Federal Supreme Court: Can a foreign company use a .de-domain?

In the case laid before the Federal Supreme Court (Bundesgerichtshof; BGH) the court primarily had to decide about the liability of the administrative contact of the domain dlg.de. However, in the obiter dictum, the court also held under which circumstances a foreign company is entitled to use a .de-domain.In general, the company – the same applies for any individual – first to register a domain can use this domain. Problems arise, if the domain name also is the name or company sign of an individual or a company and this individual/ company wants to use the domain for his/her own interest.

According to German law, the company/ individual bearing a name also is entitled to use this name as domain name and thus is entitled to register and use the respecitve domain. Exceptions are made, when two individuals/ companies bear the same. Then – according to the so called principles of the bearers of the same name (Recht der Gleichnamigen) – the rule “first come, first served” applies, meaning that whoever registered the domain first also is entitled to use the domain.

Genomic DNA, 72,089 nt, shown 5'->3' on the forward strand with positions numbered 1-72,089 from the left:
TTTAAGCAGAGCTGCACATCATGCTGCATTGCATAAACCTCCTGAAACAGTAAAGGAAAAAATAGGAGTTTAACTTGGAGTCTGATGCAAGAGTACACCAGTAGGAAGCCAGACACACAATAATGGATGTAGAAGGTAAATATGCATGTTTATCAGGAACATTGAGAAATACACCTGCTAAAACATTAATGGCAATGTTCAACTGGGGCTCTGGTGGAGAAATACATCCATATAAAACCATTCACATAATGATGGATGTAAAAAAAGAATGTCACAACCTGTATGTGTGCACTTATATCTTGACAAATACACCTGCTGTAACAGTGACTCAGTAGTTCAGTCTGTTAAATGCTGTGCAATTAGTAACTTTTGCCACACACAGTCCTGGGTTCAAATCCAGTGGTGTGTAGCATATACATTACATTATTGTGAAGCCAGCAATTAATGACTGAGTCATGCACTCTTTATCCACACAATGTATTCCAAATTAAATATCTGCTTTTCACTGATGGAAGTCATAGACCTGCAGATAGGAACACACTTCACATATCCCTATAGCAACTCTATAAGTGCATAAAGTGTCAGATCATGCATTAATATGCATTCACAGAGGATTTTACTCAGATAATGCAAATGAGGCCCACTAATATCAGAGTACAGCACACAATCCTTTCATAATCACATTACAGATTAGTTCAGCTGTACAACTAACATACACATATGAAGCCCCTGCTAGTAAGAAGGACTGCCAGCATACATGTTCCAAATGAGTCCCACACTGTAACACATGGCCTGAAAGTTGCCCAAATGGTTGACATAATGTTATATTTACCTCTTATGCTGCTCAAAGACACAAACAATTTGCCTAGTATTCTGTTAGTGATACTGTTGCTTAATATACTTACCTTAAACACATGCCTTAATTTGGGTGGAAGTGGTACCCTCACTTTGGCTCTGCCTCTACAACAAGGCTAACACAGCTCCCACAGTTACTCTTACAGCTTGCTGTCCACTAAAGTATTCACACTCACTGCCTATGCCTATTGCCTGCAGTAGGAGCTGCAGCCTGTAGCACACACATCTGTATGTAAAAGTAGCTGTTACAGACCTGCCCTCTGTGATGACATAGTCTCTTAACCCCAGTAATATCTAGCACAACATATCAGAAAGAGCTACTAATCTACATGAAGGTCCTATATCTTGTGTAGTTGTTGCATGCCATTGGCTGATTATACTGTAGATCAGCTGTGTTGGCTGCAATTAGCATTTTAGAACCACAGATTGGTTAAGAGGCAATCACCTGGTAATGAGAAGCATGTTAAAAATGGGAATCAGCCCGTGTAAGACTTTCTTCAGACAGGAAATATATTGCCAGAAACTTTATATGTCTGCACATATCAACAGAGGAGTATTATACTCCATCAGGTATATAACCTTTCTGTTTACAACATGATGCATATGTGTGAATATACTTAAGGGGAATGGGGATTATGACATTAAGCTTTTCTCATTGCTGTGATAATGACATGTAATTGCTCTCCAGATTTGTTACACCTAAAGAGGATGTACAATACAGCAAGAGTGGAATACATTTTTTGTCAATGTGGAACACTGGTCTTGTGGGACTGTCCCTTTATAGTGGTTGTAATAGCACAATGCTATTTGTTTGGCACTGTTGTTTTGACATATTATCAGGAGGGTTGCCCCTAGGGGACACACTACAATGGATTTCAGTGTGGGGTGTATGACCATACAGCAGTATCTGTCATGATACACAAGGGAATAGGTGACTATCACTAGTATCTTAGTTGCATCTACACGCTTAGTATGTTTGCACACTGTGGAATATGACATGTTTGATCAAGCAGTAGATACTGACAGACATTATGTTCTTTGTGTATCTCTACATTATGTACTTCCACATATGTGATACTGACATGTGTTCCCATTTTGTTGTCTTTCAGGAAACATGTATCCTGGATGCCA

In the obiter dictum to the the case laid before the Federal Supreme Court (decision of December 13th 2012 – I ZR 150/11) the court now held, that the principles of the bearer of the same name also apply to foreign companies either, if their name or company sign is protected under German, or their name or company sign is protected under foreign law. In both cases, the foreign company is – without exception – entitled to use a generic top level domain such as .com, .org or .net. However, if the company’s name or sign is only protected according to foreign law (but not under German law), the company is only entitled to use a .de domain, if it can claim a legitimate interest in using this domain. Such an interest can for example be claimed, if German-language content is provided under the .de-domain.

Regarding the liability of the administrative contact, the BGH held that administrative contacts can generally not be held responsible when registering a large amount of domains and one of these domains infringes upon a third party’s rights. For an administrative contact to be held responsible according to the principle of liability for interference (Störerhaftung) facts of to indicate the risk of infringing a third party’s right by registering a certain domain.




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